A new test that measures T-cell response to antigens from Borrelia burgdorferi has the potential to vastly improve Lyme disease diagnosis—especially in the early phases.
The test, called iSpot Lyme, utilizes the Elispot technology introduced several years ago for evaluation of persistent tuberculosis.
The iSpot Lyme test is far more sensitive and specific than the standard Western Blot, which despite it’s limitations, remains a cornerstone of the CDC’s recommended diagnostic work-up. Physicians using the new test, developed by Pharmasan Labs and introduced earlier this year by NeuroScience Inc, are calling it a game-changer.
“We have been struggling for decades with diagnostics that are not very reliable. There’s a big burden of morbidity with untreated Lyme out there, and we as physicians need to be concerned with reducing the false negative rate,” says Keith Berndtson, MD, director of Park Ridge Multimed, an integrative clinic in the Chicago area.
Dr. Berndtson has been using the new test since it became available.
“The false-negative rate for Western blot in early phase of the disease—say 2-6 weeks after a tick bite–is as high as 80%. Later on, after 6 or more weeks, it is still in the range of 30-70%, with an average of about 50%. So that’s a lot of missed diagnoses,” he told Holistic Primary Care.
Western blot also has a false-positive rate of about 30%, about five times higher than that of iSpot Lyme. The false-negative rate for iSpot Lyme is about 16% and the false-positive rate is 6%. The sensitivity of iSpot Lyme is estimated at 84%, and the specificity is 94% (Lehmann PV, Zhang, W. Unique Strengths of ELISPOT for T Cell Diagnostics. In: Kalyuzhny AE. Handbook of ELISPOT: Methods and Protocols, Methods in Molecular Biology, vol. 792. 2nd Ed: Springer; 2012: 3-23).
Faster, More Accurate
The new test measures IFN-γ secretion from T-cells in response to four specific antigens on the surface of B. burgdorferi: Dbpa, OspC, p100, and VlsE-1.
Simply put, if someone has been previously exposed to B. burgdorferi, his or her circulating T-cells will release a lot of IFN-γ when re-exposed to these antigens. If someone’s immune system has never encountered this pathogen, there will be no significant IFN-γ when T-cells are challenged with the Borrelia antigens. The test reflects both the magnitude and the quality of the T-cell response (Dressler F, et al. Ann Internal Med. 1991. 115:533-539. Forsberg P, et al. Clin Exp Immunol. 1995; 101:453-460).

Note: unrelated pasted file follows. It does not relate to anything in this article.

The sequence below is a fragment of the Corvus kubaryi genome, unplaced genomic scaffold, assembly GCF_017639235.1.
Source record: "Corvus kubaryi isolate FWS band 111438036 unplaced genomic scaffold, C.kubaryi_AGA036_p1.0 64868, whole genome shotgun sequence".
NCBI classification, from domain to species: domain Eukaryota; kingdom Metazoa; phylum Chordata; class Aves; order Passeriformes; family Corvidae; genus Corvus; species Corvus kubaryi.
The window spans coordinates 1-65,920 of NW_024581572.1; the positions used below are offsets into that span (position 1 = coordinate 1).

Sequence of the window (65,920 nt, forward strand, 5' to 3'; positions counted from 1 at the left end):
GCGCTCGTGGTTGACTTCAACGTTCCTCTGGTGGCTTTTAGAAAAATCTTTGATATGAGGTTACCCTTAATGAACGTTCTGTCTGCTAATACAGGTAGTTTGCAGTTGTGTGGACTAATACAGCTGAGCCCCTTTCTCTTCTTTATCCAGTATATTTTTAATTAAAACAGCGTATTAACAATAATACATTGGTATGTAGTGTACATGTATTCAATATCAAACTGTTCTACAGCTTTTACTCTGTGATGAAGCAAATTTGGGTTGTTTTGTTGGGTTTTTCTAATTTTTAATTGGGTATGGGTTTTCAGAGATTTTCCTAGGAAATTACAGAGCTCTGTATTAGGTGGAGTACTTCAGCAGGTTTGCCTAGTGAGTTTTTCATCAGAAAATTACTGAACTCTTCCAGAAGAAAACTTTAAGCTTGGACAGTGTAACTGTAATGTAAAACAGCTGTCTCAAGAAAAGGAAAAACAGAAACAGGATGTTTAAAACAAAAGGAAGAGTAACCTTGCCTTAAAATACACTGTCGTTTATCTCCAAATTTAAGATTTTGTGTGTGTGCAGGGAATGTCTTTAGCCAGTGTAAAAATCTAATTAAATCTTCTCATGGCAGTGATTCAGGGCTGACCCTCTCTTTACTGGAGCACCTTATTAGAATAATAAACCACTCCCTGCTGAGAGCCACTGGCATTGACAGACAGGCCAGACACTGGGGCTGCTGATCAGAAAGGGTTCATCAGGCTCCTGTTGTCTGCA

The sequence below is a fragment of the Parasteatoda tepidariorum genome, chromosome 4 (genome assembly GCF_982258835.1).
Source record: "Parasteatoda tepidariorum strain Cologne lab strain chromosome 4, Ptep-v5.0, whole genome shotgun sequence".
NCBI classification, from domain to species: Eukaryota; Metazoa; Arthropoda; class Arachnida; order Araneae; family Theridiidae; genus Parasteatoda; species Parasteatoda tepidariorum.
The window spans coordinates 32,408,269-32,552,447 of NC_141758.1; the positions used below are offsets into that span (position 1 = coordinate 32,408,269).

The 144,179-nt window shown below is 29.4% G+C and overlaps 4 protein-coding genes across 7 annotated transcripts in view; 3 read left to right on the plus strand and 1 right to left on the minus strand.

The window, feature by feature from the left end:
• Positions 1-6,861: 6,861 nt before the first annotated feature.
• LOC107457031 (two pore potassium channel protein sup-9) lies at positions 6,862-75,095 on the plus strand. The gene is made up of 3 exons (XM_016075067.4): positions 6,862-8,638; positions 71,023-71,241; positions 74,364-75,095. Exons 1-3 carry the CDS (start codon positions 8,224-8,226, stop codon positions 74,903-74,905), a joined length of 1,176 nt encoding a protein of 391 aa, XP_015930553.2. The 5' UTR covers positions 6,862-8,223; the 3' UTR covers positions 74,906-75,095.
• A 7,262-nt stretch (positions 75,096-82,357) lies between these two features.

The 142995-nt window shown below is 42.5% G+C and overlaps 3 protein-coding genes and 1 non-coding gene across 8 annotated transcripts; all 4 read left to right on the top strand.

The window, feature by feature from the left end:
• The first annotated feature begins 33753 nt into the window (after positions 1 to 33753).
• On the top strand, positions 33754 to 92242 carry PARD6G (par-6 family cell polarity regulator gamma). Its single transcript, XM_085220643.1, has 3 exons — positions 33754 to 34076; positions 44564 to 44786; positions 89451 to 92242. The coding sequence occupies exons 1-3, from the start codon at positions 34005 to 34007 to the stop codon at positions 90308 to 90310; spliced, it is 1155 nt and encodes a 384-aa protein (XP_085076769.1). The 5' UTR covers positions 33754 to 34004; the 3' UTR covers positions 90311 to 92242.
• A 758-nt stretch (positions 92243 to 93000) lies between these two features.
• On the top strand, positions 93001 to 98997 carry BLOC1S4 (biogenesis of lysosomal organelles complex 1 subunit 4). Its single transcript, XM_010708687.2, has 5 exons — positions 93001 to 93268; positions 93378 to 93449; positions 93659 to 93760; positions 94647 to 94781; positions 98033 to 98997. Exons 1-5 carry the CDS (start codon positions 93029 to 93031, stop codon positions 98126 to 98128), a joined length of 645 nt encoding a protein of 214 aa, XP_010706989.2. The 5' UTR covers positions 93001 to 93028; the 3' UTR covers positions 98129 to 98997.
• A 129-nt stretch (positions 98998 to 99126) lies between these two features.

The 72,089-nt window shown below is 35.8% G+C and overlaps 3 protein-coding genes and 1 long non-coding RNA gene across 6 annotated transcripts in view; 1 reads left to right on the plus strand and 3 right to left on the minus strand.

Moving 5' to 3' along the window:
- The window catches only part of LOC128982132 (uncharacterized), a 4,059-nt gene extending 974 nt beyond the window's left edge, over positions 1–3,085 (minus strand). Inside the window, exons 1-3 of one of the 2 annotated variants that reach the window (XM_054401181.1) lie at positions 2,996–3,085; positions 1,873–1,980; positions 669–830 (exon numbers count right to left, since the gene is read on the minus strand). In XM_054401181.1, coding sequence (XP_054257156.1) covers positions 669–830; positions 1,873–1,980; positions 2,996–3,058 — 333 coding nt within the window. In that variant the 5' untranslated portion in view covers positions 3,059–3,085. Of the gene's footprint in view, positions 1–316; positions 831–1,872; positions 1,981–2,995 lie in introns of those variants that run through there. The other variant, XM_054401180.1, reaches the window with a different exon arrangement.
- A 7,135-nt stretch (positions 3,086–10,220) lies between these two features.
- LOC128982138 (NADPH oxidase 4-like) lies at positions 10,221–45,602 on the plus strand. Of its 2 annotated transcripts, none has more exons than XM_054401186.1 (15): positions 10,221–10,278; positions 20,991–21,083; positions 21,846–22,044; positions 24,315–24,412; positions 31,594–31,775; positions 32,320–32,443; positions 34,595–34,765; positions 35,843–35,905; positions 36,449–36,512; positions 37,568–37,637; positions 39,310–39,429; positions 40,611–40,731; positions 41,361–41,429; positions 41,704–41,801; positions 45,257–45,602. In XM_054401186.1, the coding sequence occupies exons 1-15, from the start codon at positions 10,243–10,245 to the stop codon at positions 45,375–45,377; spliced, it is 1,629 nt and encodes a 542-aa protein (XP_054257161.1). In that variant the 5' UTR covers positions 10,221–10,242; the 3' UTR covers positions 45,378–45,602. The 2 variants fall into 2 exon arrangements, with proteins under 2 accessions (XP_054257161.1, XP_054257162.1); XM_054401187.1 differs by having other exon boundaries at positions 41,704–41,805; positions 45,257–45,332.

Dr. Berndtson explained that 3 of the 4 test antigens are more detectable in the immediate post-exposure phase (within 6 months of a tick-bite), but the test’s designers deliberately included a fourth antigen that is more detectable in later phases.
The test was developed by Chenggang Jin, MD, PhD, Director of Immunology at Pharmasan Labs.
The iSpot Lyme method takes advantage of the fact that a T-cell response to a pathogen like Borrelia occurs faster—typically within 2 weeks—than the humoral antibody responses measured by Western blot and ELISA. The latter can take as long as 4-6 weeks to develop.
“The effector and memory T-cells are part of the early cellular response to a pathogen like Borrelia. This test is a game-changer in the acute phase because we can get a more accurate answer sooner,” says Dr. Berndtson. With a disease like Lyme, “time is of essence.”
“A major step forward,” is how Todd LePine, MD, describes iSpot Lyme.
An internist who practices at Dr. Mark Hyman’s UltraWellness Center in Lenox, MA—in the heart of “Lyme Country”—Dr. LePine says since the advent of this new test, he rarely uses the conventional two-step test.
“The iSpot gives a much more accurate diagnosis. Lyme can present as almost any kind of symptom. It can look like rheumatoid arthritis, autoimmune diseases, chronic fatigue, mixed connective tissue disease, scleroderma—even cognitive dysfunction. With conventional testing, you’re wrong more than half the time.”
He added that, “I think once doctors start having clinical experience with iSpot, it could very well replace the two-step method.”
At Wit’s End
Dr. LePine described a case involving a women who was markedly depressed and resistant to all forms of antidepressant therapy. “You name it, she’d tried it. Nothing worked.” By the time she’d come to him, she was nearly suicidal.
Depression was the “chief complaint,” but she also had chronic fatigue. However, there were none of the “classic” dermatologic or skeletal symptoms suggestive of Lyme.
“She was at wit’s end,” said Dr. LePine adding that he, too, was pretty well frustrated.” Not really knowing what to do next, he started asking her more detailed questions about how she was living, and what she liked to do before she became so depressed. It turned out that she used to do a lot of hiking and camping. That immediately set off Dr. LePine’s Lyme disease alarm, so he ran the iSpot test. The results were very definitely positive.
In this case, the test helped him find a rational treatment course for someone who’d already bounced around among many doctors without finding relief. He’s had a number of cases like this, in which iSpot Lyme opened up a new treatment direction for patients with long-standing, chronic, multi-system, non-responsive disorders.
As with any test, however, iSpot Lyme needs to be viewed in the broader clinical picture of a given case. “No single Lyme test is enough to confidently hang your diagnostic hat on,” Dr. LePine said. But in his view, this new test is hands and shoulders above the older testing methods.